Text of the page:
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Introducing HKU Laidlaw Scholars (2018 Cohort)

BONG Bon
BSc (Mathematics)
Host: University of Leeds

LAI Man Kit, Edmund
BA (Fine Arts)
Host: University of Leeds

KONG Wang-yeuk, Kevin
BSc (Chemistry)
Host: University of Leeds

LI Jie, Zoe
BSocSci (Psychology)
Host: University College London

LO Lik Hong, Mike
BSc (Speech and Hearing Sciences)
Host: University College London

NG Suet Yee, Stephanie
BSc (Speech and Hearing Sciences)
Host: University College London

TANWAR Abhimanyue Singh
BEng (Computer Science)
Host: University College London

WONG Wai Hin, Henry
BEng (Mechanical Engineering)
Host: University College London

ZHENG Shaoxiong
BSc (Statistics)
Host: University College London

Programme

The Laidlaw Undergraduate Research and Leadership Programme is made available to HKU students (HKU Laidlaw Scholars) by the generous funding support from Lord Laidlaw of Rothiemay. As a prestigious scholarship programme embedded at the Universities of Leeds, Oxford, UCL, York, to name just a few, the Laidlaw Programme equips students with research and leadership skills to help them pursue their academic and professional aspirations beyond their current course of study.

In 2019, the Programme will be open to all undergraduate students in any disciplines. A total of 25 scholarships will be offered to support the selected students’ engagements in:

  1. a leadership training led by Common Purpose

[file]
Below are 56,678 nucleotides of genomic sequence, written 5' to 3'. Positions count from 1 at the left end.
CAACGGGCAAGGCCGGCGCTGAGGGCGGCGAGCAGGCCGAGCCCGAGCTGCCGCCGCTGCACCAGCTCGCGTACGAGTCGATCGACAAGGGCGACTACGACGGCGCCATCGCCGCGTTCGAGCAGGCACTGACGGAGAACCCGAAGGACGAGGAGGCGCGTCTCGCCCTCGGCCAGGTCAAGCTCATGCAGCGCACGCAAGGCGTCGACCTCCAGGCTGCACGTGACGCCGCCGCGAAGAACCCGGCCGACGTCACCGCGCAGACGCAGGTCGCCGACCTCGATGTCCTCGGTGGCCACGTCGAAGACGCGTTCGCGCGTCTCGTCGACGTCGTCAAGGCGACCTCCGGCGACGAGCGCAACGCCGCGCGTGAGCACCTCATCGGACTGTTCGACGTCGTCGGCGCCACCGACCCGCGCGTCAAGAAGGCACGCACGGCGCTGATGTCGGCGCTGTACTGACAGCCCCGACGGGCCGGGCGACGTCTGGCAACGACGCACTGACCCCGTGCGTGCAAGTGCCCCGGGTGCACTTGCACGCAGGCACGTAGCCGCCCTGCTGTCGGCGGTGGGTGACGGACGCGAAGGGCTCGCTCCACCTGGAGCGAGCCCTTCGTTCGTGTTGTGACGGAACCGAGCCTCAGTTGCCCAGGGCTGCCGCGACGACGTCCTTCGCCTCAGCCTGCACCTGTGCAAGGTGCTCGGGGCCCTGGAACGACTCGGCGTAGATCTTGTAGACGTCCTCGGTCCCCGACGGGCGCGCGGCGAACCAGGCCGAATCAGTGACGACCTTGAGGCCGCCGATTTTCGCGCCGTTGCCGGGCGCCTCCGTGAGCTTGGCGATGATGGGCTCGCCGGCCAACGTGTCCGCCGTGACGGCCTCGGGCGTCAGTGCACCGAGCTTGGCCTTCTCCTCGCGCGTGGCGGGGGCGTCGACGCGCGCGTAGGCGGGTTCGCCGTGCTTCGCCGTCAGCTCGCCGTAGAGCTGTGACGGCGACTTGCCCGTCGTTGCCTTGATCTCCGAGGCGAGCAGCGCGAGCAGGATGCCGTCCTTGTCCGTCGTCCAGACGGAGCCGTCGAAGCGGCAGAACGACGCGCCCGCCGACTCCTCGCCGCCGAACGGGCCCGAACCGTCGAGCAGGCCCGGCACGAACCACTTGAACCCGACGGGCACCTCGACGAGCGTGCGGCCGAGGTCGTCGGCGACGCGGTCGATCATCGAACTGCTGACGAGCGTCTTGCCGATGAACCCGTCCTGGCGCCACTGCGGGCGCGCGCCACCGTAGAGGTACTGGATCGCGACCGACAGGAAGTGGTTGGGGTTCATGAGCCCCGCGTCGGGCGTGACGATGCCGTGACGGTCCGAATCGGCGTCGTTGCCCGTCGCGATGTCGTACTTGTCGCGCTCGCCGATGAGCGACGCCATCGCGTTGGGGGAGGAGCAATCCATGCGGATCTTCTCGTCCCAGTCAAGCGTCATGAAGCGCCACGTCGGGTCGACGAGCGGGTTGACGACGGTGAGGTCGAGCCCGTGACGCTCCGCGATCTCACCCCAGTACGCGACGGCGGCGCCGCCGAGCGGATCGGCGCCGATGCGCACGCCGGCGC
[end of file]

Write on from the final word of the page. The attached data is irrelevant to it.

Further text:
2. research internship for 8 to 10 weeks during summer (2019) and winter (2019-2020) breaks in HKU, University College London and the University of Leeds

Programme Details

Eligibility and Funding

Full-time undergraduate students in their second or third year of study are eligible to apply. The programme is not open to visiting students.

The scholarship shall be awarded on the basis of academic merit (normally with a Cumulative GPA of 3.30 or above) and demonstrated commitment to conducting a research attachment independently and the viability of the proposed research project.

Successful applicants (HKU Laidlaw Scholars) will receive free registration for their participation in the Common Purpose Leadership Development Programme, and a stipend of up to $5,000 (overseas) / $2,000 (local) per week for 8 to 10 weeks to facilitate their research attachment. Students may also claim up to a further $10,000 towards laboratory related expenses that cannot be covered by the host institution. A travel stipend of $10,000 will be provided to support the leadership development programme and other travel.

The selected students will cover the expenses incurred from the leadership training and research attachment, which may include:

  • International airfare
  • Accommodation in the host country
  • Living expenses in the host country
  • Visa application fee
  • Health/travel insurance
  • Other fees charged by the host institution, if any

Key Dates

Before submitting an application, please ensure that you will be available to attend all leadership training components (March, June and October) and the entire summer and winter research periods.

Month Process
To be advised Application
January/February 2019 Interviews
February 2019 Notification of application results
March 15 & 16, 2019 Official launch of leadership development workshop
April – May 2019 10-hour online module on leadership development
June 3-28, 2019 4-week overseas leadership development programme programme in Bangalore/
Manila/Shanghai/Yangon (https://tl.hku.hk/horizons/overview/ldp/)
July – August 2019 Summer research project in host institution for 6 weeks*
September 2019 Formulating and developing research report
October 2019 One-day leadership development event for reflection and experience sharing
December 2019 – January 2020 Finalizing research project in host institution for 2-4 weeks*
February 2020 Submission of report